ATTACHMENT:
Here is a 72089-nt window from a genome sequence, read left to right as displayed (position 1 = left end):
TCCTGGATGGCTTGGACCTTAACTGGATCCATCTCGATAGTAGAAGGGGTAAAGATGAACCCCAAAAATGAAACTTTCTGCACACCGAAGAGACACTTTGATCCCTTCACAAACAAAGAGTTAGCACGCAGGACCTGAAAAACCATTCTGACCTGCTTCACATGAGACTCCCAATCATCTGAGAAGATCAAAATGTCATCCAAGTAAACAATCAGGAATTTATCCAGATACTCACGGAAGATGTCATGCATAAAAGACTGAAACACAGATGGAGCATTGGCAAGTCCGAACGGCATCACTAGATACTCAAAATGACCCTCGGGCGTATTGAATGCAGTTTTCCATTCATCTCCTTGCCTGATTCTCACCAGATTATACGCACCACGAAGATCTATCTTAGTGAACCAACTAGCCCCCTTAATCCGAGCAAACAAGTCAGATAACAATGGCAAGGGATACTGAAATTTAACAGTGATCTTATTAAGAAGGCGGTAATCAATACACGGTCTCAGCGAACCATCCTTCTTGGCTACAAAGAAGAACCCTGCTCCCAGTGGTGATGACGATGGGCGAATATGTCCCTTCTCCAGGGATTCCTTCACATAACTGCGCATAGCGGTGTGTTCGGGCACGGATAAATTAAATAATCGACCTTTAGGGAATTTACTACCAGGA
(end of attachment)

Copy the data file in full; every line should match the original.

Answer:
Here is a 72089-nt window from a genome sequence, read left to right as displayed (position 1 = left end):
TCCTGGATGGCTTGGACCTTAACTGGATCCATCTCGATAGTAGAAGGGGTAAAGATGAACCCCAAAAATGAAACTTTCTGCACACCGAAGAGACACTTTGATCCCTTCACAAACAAAGAGTTAGCACGCAGGACCTGAAAAACCATTCTGACCTGCTTCACATGAGACTCCCAATCATCTGAGAAGATCAAAATGTCATCCAAGTAAACAATCAGGAATTTATCCAGATACTCACGGAAGATGTCATGCATAAAAGACTGAAACACAGATGGAGCATTGGCAAGTCCGAACGGCATCACTAGATACTCAAAATGACCCTCGGGCGTATTGAATGCAGTTTTCCATTCATCTCCTTGCCTGATTCTCACCAGATTATACGCACCACGAAGATCTATCTTAGTGAACCAACTAGCCCCCTTAATCCGAGCAAACAAGTCAGATAACAATGGCAAGGGATACTGAAATTTAACAGTGATCTTATTAAGAAGGCGGTAATCAATACACGGTCTCAGCGAACCATCCTTCTTGGCTACAAAGAAGAACCCTGCTCCCAGTGGTGATGACGATGGGCGAATATGTCCCTTCTCCAGGGATTCCTTCACATAACTGCGCATAGCGGTGTGTTCGGGCACGGATAAATTAAATAATCGACCTTTAGGGAATTTACTACCAGGA